Although no crime was committed, Minnesotans and other people across America are being locked up because they owe money to some corporation. This is another example of our emerging corporatocracy Where the power of the state is just another tool for business.
The Star Tribune has published an investigative piece about the return of debtors’ prisons, “In jail for being in debt“.
It’s not a crime to owe money, and debtors’ prisons were abolished in the United States in the 19th century. But people are routinely being thrown in jail for failing to pay debts. In Minnesota, which has some of the most creditor-friendly laws in the country, the use of arrest warrants against debtors has jumped 60 percent over the past four years, with 845 cases in 2009, a Star Tribune analysis of state court data has found.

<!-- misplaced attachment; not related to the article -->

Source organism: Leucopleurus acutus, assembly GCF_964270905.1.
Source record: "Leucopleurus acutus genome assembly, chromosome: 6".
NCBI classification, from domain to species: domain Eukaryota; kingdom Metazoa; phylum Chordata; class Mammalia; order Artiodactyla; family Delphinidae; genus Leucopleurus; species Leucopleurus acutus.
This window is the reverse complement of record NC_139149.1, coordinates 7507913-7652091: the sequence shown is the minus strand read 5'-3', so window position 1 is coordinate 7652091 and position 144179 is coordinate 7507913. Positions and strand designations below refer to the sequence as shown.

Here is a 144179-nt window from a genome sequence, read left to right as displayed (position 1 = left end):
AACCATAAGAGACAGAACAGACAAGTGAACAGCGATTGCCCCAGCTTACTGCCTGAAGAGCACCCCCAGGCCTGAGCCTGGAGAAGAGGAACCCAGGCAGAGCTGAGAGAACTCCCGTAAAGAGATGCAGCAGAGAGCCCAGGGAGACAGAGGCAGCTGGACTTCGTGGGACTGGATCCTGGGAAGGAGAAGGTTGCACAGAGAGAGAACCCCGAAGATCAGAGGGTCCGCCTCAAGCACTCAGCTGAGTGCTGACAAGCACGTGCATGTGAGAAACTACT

Here is what is happening now to people who fall behind in paying their bills. Joy Uhlmeyer, for example, is a 57-year-old patient care advocate. She was arrested by a sheriff’s deputy and no one would tell her why, despite her pleas.
Uhlmeyer spent a sleepless night in a frigid Anoka County holding cell, her hands tucked under her armpits for warmth. Then, handcuffed in a squad car, she was taken to downtown Minneapolis for booking. Finally, after 16 hours in limbo, jail officials fingerprinted Uhlmeyer and explained her offense — missing a court hearing over an unpaid debt.
“They have no right to do this to me… Not for a stupid credit card.”
Uhlmeyer ‘crime?’ She “defaulted on a $6,200 Chase credit card after a costly divorce in 2006.” She ignored the collection agency because she “didn’t recognize the name”.